- Pure cotton clothes with a tight weave deter bites (long sleeves and pants)
- Don’t use soap, shampoo, or lotion with a scent
- Carry a head net to pop on when swarms form
- Apply a high-quality, strong bug repellent to your person and belongings
- Keep tents zipped and camper doors shut as much as possible
- Make a smoky fire to push back the bugs
More Alaskan Camping Resources
Every region of Alaska offers a unique camping experience. The best way to learn more about what to expect and how to prepare is to buy a comprehensive Alaska camping book.
One great example is The Traveler’s Guide to Alaskan Camping: Alaskan and Yukon Camping with RV or Tent by Terri and Mike Church. Inside, you’ll find information on nearly 500 camping locations, maps, and RV rental options.
Camping Alaska – A Comprehensive Guide to the State’s Best Campgrounds is another excellent resource for tent campers and RVers. The book includes state and county park campgrounds, along with dispersed camping options at USDA Forest Service property and the US Army Corps of Engineers land holdings.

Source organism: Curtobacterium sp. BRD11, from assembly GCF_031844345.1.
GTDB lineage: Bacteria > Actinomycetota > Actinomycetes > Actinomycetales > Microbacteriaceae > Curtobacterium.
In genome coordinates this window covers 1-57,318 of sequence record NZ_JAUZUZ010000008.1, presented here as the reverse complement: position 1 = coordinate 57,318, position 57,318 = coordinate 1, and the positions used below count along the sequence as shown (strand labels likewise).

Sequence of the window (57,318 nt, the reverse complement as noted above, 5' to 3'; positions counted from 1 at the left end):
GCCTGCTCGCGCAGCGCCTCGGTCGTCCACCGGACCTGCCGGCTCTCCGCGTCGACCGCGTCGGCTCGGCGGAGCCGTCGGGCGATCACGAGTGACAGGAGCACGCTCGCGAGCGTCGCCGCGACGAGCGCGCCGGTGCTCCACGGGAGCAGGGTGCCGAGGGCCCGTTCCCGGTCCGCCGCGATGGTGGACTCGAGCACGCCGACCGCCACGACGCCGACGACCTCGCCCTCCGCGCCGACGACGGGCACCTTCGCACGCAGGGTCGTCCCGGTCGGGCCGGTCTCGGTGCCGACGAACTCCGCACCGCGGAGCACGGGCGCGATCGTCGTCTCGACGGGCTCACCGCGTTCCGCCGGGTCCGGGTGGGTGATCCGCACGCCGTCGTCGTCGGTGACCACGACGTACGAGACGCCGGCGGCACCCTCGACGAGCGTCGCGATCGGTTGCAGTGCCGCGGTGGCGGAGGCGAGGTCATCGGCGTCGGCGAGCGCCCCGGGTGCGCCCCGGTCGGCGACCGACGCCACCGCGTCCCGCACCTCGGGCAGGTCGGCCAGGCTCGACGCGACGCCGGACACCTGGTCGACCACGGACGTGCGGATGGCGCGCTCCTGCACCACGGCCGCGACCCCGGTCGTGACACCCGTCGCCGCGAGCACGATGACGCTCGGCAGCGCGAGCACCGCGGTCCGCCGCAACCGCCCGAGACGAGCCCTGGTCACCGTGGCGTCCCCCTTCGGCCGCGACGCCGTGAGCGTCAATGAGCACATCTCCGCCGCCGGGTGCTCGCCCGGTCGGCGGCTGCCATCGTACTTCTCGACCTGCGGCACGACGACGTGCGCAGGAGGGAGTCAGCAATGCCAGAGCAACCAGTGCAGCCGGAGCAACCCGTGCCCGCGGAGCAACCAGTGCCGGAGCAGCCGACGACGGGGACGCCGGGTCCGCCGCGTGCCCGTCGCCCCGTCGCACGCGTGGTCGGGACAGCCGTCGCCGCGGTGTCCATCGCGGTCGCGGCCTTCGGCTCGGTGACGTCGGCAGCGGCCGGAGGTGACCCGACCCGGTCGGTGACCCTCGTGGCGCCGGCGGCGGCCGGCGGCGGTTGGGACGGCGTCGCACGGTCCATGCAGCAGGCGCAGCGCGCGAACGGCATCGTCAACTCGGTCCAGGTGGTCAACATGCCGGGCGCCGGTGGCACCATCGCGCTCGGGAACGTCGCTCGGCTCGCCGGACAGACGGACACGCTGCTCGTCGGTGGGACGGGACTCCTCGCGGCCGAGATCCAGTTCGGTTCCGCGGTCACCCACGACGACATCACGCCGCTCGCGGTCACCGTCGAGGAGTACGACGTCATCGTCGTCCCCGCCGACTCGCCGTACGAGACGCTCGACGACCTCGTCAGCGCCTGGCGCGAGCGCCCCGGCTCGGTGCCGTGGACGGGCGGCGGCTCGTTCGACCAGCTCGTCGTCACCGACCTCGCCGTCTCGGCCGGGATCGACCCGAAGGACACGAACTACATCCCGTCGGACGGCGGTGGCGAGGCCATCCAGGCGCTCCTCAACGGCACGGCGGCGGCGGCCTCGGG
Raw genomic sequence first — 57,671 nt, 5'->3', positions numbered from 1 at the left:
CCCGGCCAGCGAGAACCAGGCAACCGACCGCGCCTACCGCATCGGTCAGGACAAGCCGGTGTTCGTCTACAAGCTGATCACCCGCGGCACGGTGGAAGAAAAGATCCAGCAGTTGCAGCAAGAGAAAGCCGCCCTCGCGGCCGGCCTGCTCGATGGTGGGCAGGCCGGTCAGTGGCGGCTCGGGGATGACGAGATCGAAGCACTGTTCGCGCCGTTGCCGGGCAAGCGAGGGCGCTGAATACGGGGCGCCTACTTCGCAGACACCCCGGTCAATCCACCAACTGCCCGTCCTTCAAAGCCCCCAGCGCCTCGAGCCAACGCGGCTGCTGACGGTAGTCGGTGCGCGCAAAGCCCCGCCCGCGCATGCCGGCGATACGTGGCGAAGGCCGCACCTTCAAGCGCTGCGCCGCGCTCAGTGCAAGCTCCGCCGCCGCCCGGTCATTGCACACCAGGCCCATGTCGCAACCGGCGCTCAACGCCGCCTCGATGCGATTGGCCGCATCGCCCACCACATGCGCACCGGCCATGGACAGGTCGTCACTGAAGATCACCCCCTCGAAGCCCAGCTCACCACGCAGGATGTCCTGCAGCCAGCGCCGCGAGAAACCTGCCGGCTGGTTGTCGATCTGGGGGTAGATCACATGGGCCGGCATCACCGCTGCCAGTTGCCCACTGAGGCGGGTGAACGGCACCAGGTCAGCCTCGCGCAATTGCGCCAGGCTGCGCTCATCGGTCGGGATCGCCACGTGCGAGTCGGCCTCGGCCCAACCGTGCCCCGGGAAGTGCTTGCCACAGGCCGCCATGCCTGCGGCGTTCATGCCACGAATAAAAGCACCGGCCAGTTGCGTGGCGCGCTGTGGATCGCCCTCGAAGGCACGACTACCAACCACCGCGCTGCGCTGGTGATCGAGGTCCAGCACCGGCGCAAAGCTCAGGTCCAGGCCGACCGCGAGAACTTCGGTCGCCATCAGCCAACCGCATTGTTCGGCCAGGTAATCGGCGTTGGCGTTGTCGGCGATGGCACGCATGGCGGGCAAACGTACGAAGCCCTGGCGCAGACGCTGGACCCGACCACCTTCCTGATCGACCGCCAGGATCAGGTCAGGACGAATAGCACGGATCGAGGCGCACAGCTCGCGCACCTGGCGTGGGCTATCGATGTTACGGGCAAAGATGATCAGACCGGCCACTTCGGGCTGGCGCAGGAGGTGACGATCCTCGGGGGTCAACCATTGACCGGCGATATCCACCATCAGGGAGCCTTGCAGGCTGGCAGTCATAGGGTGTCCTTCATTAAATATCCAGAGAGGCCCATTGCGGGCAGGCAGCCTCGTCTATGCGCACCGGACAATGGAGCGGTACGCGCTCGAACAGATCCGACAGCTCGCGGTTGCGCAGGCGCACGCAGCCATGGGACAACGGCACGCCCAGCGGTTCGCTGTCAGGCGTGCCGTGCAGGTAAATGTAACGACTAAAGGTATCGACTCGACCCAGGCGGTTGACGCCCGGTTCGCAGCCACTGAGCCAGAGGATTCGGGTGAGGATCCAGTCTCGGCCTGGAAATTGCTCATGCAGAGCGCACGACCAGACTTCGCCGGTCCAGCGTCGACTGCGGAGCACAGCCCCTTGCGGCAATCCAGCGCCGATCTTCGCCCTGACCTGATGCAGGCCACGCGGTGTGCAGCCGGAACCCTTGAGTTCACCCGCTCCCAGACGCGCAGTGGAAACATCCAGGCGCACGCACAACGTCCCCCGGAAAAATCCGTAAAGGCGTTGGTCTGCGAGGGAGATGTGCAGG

Join Our Community
Alaska Camping Wrap Up
Did the Camping in Alaska band get inspiration for their name from a memorable family trip? We have no idea, but we do think trying the unique camping options, and activities available across the state will provide an unforgettable experience.
We hope our campground suggestions and tips on Alaska camping inspire you to plan a journey to our country’s most unspoiled state. Once there, you’ll see just how beautiful its people, native culture, wildlife, and landscapes are and understand why it’ll call you back again and again!
"Of all the paths you take in life, make sure a few of them are dirt."
-- John Muir